The story of Mr. Kipling's Captains Courageous is one of those simple, vigorous conceptions which we have come to expect from him, and the motive is one to which we are all ready to respond. Redemption by a strong hand pleases our willful philanthropy. To drag a putty-faced, impudent fifteen-year-old heir to thirty millions away, by the winds of heaven and the deep sea, from his devil of indulgence, though the devil be in this instance also his mother, and by the same winds and sea to instill manliness into him, is a grim and delicious idea. The gorgeous simplicity of it would befit the Arabian Nights. A big, soft-armed wave picks the boy from the deck of an ocean steamer, and drops him into a dory which happens with fairy-tale appropriateness to come by, and this convenient conveyance delivers him over to a crew of stern-faced, laconic fishermen, who knock the nonsense out of him and put him in the way of learning the two lessons that in Mr. Kipling's eyes make up the chief duty of man—to work and not to be afraid. This is the whole story. The task, to be sure, requires nine months, and the account of it stretches over three hundred and twenty pages, but after the first twenty pages there is no plot, no development, no surprise. It awakens neither suspense nor hope nor fear. Everybody is reasonably safe, and the redemptive process apparent from the first goes on without check or hindrance.
The theme, however, gives an opportunity for dealing with a phase of life which Mr. Kipling has never before attempted to portray, and we have as a result the most vivid and picturesque treatment of New England fishermen that has yet been made. The atmosphere is unlike that in any other of Mr. Kipling's books; it is sober almost to sombreness, for the New England fisherman does not countenance hilarity or undue mirth. From the doleful chantey of Disko Troop in the cabin of the We 're Here to the funereal Memorial Day at Gloucester and Mrs. Troop's despairing plaint of the sea, the tone of the book is never thoroughly merry. Neither is the movement of it ever swift, for the story is of men to whom time is seldom pressing, and whose lives are ruled by the moods of the unhasting sea. Perhaps it is by reason of this that there is in the book greater restraint and serenity of language than in much of Mr. Kipling's earlier writing. There is less prodigality of words and of figures than in some earlier work, and the charm is that of fitness rather than form. These good things there are in Captains Courageous: a theme that is healthy and satisfying, a mood and an atmosphere that fit the occasions, and a measure of that serenity of manner which many of Mr. Kipling's critics have missed and almost despaired of. Yet this last excellence is paid for with a great price. Though it may bring relief from the go-fever and insistence of the earlier work, it is relief procured at the cost of life. We miss here the throb of impatient power that made the Light that Failed and The Man who Would be King intoxicants.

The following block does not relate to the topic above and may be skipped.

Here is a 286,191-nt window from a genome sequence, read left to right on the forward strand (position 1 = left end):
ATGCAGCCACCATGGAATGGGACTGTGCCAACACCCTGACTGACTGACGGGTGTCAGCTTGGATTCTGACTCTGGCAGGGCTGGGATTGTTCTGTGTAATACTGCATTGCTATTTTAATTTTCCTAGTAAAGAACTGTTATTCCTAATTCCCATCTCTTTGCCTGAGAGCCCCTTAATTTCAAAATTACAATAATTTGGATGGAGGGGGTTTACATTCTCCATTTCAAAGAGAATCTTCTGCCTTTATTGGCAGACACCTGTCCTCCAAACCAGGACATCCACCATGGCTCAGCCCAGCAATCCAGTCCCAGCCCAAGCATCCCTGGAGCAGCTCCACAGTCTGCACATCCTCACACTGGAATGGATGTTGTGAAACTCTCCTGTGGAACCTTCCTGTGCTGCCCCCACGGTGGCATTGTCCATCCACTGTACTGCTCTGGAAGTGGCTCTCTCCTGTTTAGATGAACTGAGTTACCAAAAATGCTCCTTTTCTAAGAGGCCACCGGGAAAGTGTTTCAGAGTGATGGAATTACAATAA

Two incidents arouse a perceptible degree of excitement—the rush over the mountains in the private car, and the weeping of the widows of Gloucester. But these have nothing to do with the story proper, and are manifestly dragged in. For the rest, the slow words are most unlike the tense sentences that the maker of Mulvaney was used to write.
The characters of the book are hardly less disappointing. To be sure the boy Harvey has disadvantages as a hero. He has not the plasticity of Wee Willie Winkie to be moulded into a child knight-errant, nor the hardness of Dick Heldar to be hammered into fierce heroism. He is just an ordinary boy at the hobbledehoy stage, and it is due him to say that he appears as he is.
Most of the characters with the exception of Disko Troop are mere outlines, distinguishable by Dickens-like tags. Tom Platt was on the Ohio and Long Jack is from East Boston. What the inner natures of these men are, whether they have like passions with the men we know, is a matter of assumption. Disko Troop, however, is more than an outline. Though the workings of his heart are curiously concealed through three hundred pages we come to feel that he has a certain individuality, as of a mingling of the wiliness of the much-enduring Ulysses with a stern, Puritan sense of justice. Manuel and Salters are little more than dummy figures, and Mrs. Troop is hardly more than a voice that complains against the sea. At the end of The Courting of Dinah Shadd we knew Mulvaney as we know none of the characters of Captains Courageous.